I have been going to Joe Allen since I was a little girl; that's at least once a year for 28 years... I went last night with friends having spent a substantial amount of time promising them the best ribs they will ever taste whilst reminiscing over nostalgic tales of Dale Winton bringing me my 14th birthday cake and Honor Blackman blowing my brother a kiss, all in the infamous restaurant. I mentioned to said brother that we were going. He hurriedly encouraged me not to bother as “it's just not the same". I disregarded his comments and, regrettably, booked anyway. I was hugely disappointed. It has noticeably changed and definitely not for the better. Yes the venue has been 'spruced up', but no-one cared that it was slightly worn out - a 1920s prohibitionesque bar should be and that was always part of the fun! In fact the only things that really needed a good seeing to were the loos and they’re still that very distinctive blue. The venue, some of the staff and Jimmy are still there (thankfully) but the food is completely different. We were offered (unnecessarily) three different menus on which none of the original fabulous Joe Allen options made an appearance!! No wings, no ribs, no ice-cream with hot sauce, wine no longer served in a carafe!!! Mortified, I bit my tongue and politely asked the waiter what was going on. He informed me that the reviews on the internet would confirm that the restaurant was the best it had ever been. Well, the calamari was generic and average at best, the burger was not a patch on Meat Liquor (or even Byron Burger for that matter) and the peanut ice cream and jelly was so hard that I required a chainsaw to hack through it. As well as the atmosphere, the only other thing that ever really drew anyone to Joe Allen was the food, which has very much died a death. I would like to make it clear that I have never taken the time to write a review before and am not intentionally trying to give Joe Allen's a scathingly hard time. I just think the new owners should really consider why people have been going there repeatedly for all these years. I mean, why would you take the two best-selling dishes off the menu? Needless to say, I won’t be going back again and so, for me at least, it’s the end of an era.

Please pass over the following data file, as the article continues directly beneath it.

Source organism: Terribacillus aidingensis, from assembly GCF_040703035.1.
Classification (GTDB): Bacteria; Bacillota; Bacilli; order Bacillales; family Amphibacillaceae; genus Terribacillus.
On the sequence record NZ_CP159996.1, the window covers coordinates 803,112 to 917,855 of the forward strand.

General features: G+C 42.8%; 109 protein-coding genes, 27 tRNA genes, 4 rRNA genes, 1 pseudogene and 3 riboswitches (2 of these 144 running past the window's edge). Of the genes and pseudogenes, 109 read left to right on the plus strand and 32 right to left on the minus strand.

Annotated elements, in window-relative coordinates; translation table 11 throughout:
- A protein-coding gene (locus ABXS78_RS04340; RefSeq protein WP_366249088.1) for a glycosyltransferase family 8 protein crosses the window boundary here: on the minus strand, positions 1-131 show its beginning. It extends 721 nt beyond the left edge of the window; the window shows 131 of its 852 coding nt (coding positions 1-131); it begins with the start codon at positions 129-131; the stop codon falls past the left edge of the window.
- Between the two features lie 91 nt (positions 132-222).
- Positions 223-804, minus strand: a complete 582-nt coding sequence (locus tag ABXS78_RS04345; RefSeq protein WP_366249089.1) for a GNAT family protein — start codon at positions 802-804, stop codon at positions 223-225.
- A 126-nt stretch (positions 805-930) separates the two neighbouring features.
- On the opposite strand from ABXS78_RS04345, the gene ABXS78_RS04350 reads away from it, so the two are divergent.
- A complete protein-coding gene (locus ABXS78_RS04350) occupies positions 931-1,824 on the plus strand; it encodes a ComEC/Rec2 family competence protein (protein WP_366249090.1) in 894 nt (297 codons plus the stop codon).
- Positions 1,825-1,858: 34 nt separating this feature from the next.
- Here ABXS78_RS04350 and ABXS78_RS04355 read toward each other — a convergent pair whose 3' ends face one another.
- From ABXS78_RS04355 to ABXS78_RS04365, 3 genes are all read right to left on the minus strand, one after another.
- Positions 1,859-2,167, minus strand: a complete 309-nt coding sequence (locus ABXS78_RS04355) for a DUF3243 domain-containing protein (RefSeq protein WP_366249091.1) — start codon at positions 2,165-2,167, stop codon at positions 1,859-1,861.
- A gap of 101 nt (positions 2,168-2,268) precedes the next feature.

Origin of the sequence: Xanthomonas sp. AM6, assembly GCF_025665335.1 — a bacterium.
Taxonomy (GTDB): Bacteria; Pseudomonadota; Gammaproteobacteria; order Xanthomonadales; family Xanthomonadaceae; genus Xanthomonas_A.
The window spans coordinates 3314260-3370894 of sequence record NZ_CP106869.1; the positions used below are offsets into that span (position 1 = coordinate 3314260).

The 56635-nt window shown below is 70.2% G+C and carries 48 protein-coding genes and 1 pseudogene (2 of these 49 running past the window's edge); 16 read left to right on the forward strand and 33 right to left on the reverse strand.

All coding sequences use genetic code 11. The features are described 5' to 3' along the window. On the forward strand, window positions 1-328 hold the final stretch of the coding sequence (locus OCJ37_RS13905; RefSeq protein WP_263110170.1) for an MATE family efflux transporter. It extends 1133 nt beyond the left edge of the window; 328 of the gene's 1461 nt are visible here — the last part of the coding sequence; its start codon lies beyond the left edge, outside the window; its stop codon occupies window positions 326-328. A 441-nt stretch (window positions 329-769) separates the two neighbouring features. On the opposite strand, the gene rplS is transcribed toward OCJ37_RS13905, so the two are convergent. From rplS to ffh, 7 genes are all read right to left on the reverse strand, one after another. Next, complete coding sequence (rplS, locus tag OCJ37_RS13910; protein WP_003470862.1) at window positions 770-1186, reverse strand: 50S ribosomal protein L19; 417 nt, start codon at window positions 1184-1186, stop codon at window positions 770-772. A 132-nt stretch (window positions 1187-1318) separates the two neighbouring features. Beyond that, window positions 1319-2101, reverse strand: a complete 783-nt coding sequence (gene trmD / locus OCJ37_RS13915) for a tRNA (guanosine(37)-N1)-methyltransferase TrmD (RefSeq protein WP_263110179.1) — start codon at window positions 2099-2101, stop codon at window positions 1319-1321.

I agree with the Time Out review. The food is so tired and way behind what else is on offer in and around central London. The atmosphere however is always buzzing and the restaurant remains busy. The crowd is as old as the menu but like they say if it aint broke...
Shocking. Sparsely populated on a Saturday afternoon, but service was extraordinarily slow. The "off menu burger" is now listed on the menu, but wasn't actually available (I've had it in the Paris branch and it was fine). Instead I had a chicken salad the like of which I haven't had since the dark days of the 80s, when London restaurants were a joke. Utterly vile. Couldn't tell which elements were chicken and which were potato. Horrible dressing. Our dishes sat waiting on the kitchen counter for a waitress for 15 minutes. But the chicken in the salad certainly hadn't been cooked that day, so it wasn't in a hurry... My dining companion ordered a second glass of cranberry juice "without ice this time please". The second juice arrived in a far smaller glass to compensate for the padding that the ice offered in the original. They really have their eye on the bottom line here. London is absolutely jammed full of great pre/post theatre dining options. This is a pathetic anachronism. Someone should put it out of its misery.